Surprisingly, he said, most of the traffic turning into the lane comes from the direction of the ferry terminal, meaning people would need to drive by it before coming to his neighbourhood.

When he looked on Google Maps, he said the route to the Caribou ferry shows traffic travelling along the Trans-Canada Highway, but it directs them to turn right onto Ferry Road and then take a left on Three Brooks Road until they find Spring Lane. There are large bold letters on the screen with a red marker showing people where the Caribou ferry is located.

Pope said not everyone who travels down the lane is from out of the country. Recently, he had a woman from Prince Edward Island stop on Spring Lane after following the electronic directions.

Residents have put signs at the end of their driveways with an arrow and the letters, PEI, written on them, but no one seems to pay attention, said Pope, adding plenty of roadside signage directs people to the PEI ferry.

“You would think that when they come to the end of this road and see the signs that (a resident) put out, they would realize it, but they don’t,” he said. “They are looking at that electronic contraption. You think of it now.  Every young person today goes by that, and you will go where it takes you.”

Pope and VanVeen both contacted Google in hopes of getting the ferry address corrected, but Pope only received an email in return saying the situation would be reviewed. He also contacted his county councillor, Darla MacKeil, who put a motion forward during a recent council committee meeting to send a letter to Google asking that the change be made on the electronic map.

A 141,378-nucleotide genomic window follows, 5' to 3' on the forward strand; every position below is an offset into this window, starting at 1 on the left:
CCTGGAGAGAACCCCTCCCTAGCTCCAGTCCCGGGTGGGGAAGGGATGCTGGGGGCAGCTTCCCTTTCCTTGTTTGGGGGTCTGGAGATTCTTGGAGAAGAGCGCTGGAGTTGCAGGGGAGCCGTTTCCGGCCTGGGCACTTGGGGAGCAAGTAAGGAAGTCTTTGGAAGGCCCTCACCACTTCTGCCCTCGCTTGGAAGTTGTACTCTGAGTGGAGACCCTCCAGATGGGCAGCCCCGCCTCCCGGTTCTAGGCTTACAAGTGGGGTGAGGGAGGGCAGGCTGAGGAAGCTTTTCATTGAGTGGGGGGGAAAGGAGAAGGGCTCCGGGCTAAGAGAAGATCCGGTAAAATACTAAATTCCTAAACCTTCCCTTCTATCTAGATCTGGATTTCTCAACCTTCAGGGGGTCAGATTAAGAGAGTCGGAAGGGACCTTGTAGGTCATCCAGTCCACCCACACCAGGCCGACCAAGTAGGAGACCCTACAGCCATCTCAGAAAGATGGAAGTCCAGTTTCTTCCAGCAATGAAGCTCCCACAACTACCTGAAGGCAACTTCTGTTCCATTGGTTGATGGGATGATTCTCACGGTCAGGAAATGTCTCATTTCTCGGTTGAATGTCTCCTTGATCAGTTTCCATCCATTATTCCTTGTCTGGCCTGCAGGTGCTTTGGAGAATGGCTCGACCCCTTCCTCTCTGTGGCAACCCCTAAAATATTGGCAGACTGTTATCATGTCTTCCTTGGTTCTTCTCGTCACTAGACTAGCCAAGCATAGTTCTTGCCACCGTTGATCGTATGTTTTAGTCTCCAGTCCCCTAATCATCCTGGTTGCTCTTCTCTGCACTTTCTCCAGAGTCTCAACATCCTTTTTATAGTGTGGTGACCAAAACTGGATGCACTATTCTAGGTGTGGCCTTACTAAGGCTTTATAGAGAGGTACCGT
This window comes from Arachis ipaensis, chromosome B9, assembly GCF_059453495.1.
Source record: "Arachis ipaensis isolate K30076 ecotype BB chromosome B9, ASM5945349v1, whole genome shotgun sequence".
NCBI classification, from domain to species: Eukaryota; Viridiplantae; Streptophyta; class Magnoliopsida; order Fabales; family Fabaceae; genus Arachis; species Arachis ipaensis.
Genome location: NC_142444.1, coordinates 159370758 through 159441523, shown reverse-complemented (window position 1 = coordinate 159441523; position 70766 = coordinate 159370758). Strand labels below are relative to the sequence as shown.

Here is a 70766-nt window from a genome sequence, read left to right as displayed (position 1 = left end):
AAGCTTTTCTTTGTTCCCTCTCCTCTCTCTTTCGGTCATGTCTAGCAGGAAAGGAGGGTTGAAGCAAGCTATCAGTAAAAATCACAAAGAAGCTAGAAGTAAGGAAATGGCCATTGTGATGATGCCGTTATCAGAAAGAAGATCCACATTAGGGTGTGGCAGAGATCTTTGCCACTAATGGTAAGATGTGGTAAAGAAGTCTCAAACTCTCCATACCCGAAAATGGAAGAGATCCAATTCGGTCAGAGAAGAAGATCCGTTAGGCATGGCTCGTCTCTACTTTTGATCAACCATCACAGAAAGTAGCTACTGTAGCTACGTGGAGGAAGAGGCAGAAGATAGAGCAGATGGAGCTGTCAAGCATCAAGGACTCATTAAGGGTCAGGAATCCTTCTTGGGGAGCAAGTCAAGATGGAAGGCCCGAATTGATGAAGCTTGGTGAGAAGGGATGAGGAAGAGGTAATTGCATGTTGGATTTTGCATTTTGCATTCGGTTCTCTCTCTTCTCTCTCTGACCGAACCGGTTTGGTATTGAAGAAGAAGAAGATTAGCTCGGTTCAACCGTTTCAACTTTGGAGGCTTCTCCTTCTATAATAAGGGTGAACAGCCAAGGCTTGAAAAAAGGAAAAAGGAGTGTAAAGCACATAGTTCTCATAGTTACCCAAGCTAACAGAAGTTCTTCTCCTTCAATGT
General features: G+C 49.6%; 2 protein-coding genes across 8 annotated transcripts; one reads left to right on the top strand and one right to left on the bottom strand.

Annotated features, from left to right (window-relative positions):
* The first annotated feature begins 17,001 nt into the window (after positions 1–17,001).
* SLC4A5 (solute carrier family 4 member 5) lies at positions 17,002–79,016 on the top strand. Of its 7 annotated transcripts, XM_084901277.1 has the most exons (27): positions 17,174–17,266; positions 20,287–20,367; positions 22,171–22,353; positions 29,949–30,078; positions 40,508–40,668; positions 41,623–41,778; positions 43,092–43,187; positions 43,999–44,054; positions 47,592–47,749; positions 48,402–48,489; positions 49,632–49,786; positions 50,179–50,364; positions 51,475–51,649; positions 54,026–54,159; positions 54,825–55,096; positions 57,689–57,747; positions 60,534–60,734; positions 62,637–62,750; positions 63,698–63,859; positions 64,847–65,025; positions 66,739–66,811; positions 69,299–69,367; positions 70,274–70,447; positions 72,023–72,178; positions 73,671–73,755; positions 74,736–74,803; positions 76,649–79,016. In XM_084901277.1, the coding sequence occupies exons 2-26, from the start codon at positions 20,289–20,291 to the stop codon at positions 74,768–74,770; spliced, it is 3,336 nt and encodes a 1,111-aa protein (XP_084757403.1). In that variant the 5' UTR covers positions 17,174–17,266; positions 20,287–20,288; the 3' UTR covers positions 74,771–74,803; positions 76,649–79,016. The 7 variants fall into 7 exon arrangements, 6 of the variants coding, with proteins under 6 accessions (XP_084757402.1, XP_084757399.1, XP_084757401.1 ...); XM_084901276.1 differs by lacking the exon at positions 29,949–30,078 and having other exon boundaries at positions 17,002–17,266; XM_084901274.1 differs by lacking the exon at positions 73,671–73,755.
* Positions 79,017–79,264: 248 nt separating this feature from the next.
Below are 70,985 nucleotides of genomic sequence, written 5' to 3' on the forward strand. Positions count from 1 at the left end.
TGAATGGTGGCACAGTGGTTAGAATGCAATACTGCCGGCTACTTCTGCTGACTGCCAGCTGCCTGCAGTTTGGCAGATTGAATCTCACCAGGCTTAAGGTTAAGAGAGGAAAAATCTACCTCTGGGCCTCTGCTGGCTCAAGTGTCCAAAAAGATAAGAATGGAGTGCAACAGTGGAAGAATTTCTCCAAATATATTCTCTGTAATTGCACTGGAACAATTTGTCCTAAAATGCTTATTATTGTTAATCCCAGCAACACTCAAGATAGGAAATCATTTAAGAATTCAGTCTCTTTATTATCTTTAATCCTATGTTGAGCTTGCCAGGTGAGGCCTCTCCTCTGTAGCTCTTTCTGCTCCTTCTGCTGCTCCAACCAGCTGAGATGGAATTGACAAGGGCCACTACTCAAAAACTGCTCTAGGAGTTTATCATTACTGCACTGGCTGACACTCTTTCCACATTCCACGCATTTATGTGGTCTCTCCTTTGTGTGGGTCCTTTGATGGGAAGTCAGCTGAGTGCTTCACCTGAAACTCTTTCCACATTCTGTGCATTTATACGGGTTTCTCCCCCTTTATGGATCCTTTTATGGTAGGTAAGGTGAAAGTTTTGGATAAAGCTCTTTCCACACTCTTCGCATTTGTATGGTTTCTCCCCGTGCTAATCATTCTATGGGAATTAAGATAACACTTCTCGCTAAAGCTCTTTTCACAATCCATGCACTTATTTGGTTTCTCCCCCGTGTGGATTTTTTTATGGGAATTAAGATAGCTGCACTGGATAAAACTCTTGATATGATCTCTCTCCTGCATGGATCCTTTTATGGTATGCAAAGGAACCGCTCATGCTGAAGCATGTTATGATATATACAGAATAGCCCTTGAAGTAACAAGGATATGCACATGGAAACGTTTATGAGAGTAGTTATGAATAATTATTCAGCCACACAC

VanVeen also contacted Northumberland Ferries, and was told the matter would be handed over to its human resources department.

A Northumberland Ferries employee directing traffic at the Caribou terminal on Tuesday said she hasn’t heard any complaints about people ending up on Spring Point Lane, but she’s heard that some people who type in P.E.I. expecting to end up on the Confederation Bridge, instead land at the ferry terminal.

Luke Young, owner of Lucas Technology in Pictou, said it’s easy to see how such mistakes happen, considering that the world can be a crowded place and digital maps can be detailed and granular.

“I use my technology extensively anywhere I am going and it is very helpful, but there are enough times when it is not,” he said. “People get lost. I have heard stories of people wandering around random places in the United States and not getting back.”

A quick Google search of people gone astray comes up with stories of a woman lost in the Grand Canyon for five days and a man in Newfoundland who was led to a back road in the middle of a snowstorm while looking for the Gander airport.

“Be cautious and you shouldn’t trust technology 100 per cent,” he said. “The communication outage a few weeks ago showed us how much we rely on technology.”

He said residents can contact Google to have the mapping changed, but he has had little success in the past with contacting the Internet company.  

In the end, Young said, the best solution for the residents might be to rely on larger signs that specifically state, “Stop, this is not P.E.I.”


By Sueann Musick

The News